The Cabinet Information Committee, which was officially established in 1936, was reorganized into the Cabinet Intelligence Department on September 24, 1937. In addition to “liaising and coordinating” the information operations the Cabinet Information Committee had undertaken, through this reorganization the Cabinet Intelligence Department was also entrusted with the added responsibilities of “gathering information not belonging to other government organizations, reporting, and conducting awareness-raising campaigns and publicity activities.”
As part of its activities, on October 20, 1937 the Cabinet Intelligence Department worked on a “plan to establish the Information Photography Association” as a “government agency in charge of photography and publicity matters.” The purpose of this proposed association was to “play a central role in conducting joint publicity activities between the public and private sectors both at home and abroad by using the records and information photographs taken by and provided to government and private organizations.” On February 16, 1938, the very first issue of Shashin Shuho was published by the Cabinet Intelligence Department as the first step towards realizing the plan to establish this association.
Shashin Shuho was initially published to “simply convey government policies to the nation through the camera… with a focus on the powerful effect of carrying out awareness-raising and publicity campaigns through photography (“Thoughts on first issue of Shashin Shuho” from first issue published).” However, at the same time the publication of the journal also involved a “hidden mission of gathering photographs used in publicity activities aimed at foreign countries.” Based on this mission, they “tried to conduct as effective intelligence activities as possible through the ‘camouflaged’ collection of information for government materials, under the name of Shashin Shuho, by gathering and taking a range of photographs for use in publicity activities aimed at foreign countries.” (Refer to Document 4: Intelligence Bureau’s Organization and Function 1941 May, p. 62-63 and p. 70-71 for details about how and for what purpose Shashin Shuho was published.)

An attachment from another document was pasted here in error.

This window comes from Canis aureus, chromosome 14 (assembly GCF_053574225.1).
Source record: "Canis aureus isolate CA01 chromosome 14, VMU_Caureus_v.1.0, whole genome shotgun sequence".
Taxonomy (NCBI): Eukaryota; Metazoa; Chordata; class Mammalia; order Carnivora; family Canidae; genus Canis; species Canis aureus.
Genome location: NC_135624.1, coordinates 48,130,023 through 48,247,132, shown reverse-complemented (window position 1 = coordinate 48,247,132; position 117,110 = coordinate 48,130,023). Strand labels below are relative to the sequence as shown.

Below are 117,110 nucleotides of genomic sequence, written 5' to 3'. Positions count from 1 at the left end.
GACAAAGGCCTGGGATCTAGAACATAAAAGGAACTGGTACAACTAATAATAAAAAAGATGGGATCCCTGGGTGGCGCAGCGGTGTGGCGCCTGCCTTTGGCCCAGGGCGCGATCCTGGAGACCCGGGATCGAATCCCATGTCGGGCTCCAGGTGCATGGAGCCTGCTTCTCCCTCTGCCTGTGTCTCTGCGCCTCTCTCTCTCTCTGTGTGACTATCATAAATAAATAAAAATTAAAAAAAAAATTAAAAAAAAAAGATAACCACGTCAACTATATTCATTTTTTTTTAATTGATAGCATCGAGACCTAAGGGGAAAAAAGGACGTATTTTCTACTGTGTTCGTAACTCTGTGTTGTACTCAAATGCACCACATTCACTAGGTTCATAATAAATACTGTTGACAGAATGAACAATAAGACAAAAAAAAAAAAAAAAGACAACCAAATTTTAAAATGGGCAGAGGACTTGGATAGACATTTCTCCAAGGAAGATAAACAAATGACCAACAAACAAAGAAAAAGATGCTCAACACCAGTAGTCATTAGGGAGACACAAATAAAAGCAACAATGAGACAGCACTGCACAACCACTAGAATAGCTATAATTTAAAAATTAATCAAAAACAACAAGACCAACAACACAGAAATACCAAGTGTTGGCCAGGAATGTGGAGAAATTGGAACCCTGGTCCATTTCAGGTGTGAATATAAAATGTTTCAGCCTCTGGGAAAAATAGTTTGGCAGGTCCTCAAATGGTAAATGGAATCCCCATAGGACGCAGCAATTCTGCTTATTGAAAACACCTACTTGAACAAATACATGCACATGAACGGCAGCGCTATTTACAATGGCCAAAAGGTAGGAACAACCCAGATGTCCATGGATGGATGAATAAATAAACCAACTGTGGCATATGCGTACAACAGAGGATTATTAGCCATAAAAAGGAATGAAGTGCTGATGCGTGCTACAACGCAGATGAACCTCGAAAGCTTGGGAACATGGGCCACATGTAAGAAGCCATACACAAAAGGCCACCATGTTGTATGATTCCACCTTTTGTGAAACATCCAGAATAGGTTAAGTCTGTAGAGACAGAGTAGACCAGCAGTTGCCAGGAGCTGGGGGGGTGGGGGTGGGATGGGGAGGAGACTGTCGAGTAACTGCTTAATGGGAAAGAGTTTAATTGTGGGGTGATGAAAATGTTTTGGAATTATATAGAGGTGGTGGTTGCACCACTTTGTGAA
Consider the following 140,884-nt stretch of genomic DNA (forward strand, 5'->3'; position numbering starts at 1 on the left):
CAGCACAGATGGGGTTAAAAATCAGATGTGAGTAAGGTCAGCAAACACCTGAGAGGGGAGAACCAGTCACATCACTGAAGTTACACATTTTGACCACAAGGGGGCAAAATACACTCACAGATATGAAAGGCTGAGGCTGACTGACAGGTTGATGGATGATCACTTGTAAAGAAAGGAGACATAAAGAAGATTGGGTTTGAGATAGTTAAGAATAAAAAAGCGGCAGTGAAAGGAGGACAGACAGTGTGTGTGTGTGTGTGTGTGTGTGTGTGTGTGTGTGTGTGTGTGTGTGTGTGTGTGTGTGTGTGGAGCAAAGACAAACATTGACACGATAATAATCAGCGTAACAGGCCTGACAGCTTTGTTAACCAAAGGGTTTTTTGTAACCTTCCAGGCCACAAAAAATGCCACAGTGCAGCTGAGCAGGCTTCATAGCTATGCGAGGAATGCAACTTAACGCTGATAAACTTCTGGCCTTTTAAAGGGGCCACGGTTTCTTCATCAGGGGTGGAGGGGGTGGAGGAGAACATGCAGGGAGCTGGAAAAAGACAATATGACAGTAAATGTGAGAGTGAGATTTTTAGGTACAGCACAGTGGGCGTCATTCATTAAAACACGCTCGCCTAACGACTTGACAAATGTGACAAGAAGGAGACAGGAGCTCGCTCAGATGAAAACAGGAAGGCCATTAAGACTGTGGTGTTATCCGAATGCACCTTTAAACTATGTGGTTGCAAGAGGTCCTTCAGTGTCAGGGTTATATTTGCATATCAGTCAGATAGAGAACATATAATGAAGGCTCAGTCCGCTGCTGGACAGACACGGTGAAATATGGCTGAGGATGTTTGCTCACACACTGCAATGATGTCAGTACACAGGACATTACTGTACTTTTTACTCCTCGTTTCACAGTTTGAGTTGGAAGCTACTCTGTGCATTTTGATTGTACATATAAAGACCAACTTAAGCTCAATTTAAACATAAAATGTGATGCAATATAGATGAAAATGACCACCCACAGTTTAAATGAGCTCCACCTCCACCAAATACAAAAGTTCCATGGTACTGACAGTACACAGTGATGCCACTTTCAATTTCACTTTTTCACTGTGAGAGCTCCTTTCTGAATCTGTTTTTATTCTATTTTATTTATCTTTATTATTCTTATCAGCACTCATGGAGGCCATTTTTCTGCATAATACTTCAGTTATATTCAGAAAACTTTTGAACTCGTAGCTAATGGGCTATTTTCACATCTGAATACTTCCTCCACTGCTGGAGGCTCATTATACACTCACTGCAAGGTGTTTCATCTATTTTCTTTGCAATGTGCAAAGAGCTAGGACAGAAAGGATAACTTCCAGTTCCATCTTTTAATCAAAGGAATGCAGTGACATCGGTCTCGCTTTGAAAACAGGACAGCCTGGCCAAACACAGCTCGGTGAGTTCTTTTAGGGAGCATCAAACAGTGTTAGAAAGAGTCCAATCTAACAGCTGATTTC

Document 1 is an original manuscript signed by the Emperor on September 24, 1937 when the Cabinet Intelligence Department government organization was promulgated in accordance with the revision of the Cabinet Information Committee government organization. This Document stipulates not only the Cabinet Intelligence Department’s duties, but also the personnel in administrative positions, including the Department Chief, Secretary, and their subordinate officials, the Chairman (served by Chief Secretary of the Cabinet), who took an active part in Department operations along with officials, committee members (appointed by the Cabinet from among the higher ranking officials of related government organizations), counselors, and information officers in charge of reporting and conducting information activities and awareness-raising campaigns (appointed by the Cabinet from among the secretaries of the Cabinet Intelligence Department and the higher ranking officials of related government organizations).
Document 2 is a document in which the Cabinet made an inquiry to the Ministry of the Navy to see if they objected to the appointment of any of the Cabinet Intelligence Department committee members and information officers prior to the official establishment of the Cabinet Intelligence Department. In this document, Isoroku Yamamoto, the then Vice Minister of the Navy , was selected as one of the Cabinet Intelligence Department committee members (see the fifth image).